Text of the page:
10 Signs You Are on a Losing Political Campaign

Warning Signs from Losing Political Campaigns

Can you spot a losing political campaign? People plan and launch political campaigns with the best intentions, but sometimes they get off track. Here are some warning signs I have heard from losing political campaigns:

10. “We can’t take a stand on that.” Don't run not to lose. Sometimes folks spend the majority of their time worried if they are doing the wrong thing. Take some bold stances and calculated risks. If you spend all your time worrying about saying the right thing, you are not being bold enough.

9. “I refuse to dial for dollars.” Losing political campaigns don't do enough call time. The candidate avoids it, so the staff spends countless hours creating strategies to raise money without the candidate. If you are on a call trying to figure out how to raise money without doing call time, you are on a losing campaign.

8. “I just bought some great drink coasters and fortune cookies with my name on them!” The best political campaigns are the most disciplined ones. They have the focus and understanding to know that they can only spend money on a few things: defining why voters should vote for them and not their opponent. The worst candidate campaigns waste money on things that don't communicate a contrastive message.

7. “I don't trust my political campaign team and think they make bad decisions.” Politics is a team sport. You cannot win without the right players, so think long and hard about who is on your political campaign team and whether they can help you. Also think about whether you have a good structure and the right roles exist.

6. “What is a vote goal and how can I buy one?” How many votes does it take to win and where will those votes come from? You need to be able to answer this question. If you can't, your political campaign is in big trouble.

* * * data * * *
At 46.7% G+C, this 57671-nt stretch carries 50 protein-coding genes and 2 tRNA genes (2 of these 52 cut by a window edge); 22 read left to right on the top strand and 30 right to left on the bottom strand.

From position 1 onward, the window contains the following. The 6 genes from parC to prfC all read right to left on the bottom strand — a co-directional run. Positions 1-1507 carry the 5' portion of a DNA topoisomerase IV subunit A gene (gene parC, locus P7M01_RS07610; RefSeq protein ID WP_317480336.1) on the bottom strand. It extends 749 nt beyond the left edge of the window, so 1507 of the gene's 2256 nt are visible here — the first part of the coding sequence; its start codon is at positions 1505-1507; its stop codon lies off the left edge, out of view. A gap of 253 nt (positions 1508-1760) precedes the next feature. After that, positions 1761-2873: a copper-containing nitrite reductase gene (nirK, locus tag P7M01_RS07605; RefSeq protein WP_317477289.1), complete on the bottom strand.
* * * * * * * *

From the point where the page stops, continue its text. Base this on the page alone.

5. “Somebody made up my vote goal but I don't know who those voters really are.” You must know the voters who make up your vote goal and who make up your winning coalition. Figure that out.

4. “What should we talk about today?” What you are talking about in the campaign must connect you in a clear way with the audience you need to move. You can't just make it up on the fly. Be thoughtful and think how your message connects to your strategy lack of disciple is a clear sign of a losing campaign.

3. “I don't want to mention my opponents name—sssh! Don't tell anyone he is running.” Folks need to know the difference between you and your opponent. If you can't articulate that difference in six words, keep working until you can.

2. “I will be the first Democrat to win in a 70 percent Republican district, please give me money.” Before you put everyone through a political campaign, make sure you can win. If you can't win the race, do not run.

1. “My mother won't return my calls and my wife begged me not to run.” Beyond paid staff and consultants, make sure your friends, family, issue groups, business leaders, unions, etc. on your team fully back you. You must build a real coalition of the right people in order to win a political campaign.

Have you heard warning signs of a losing political campaign? Add them here.

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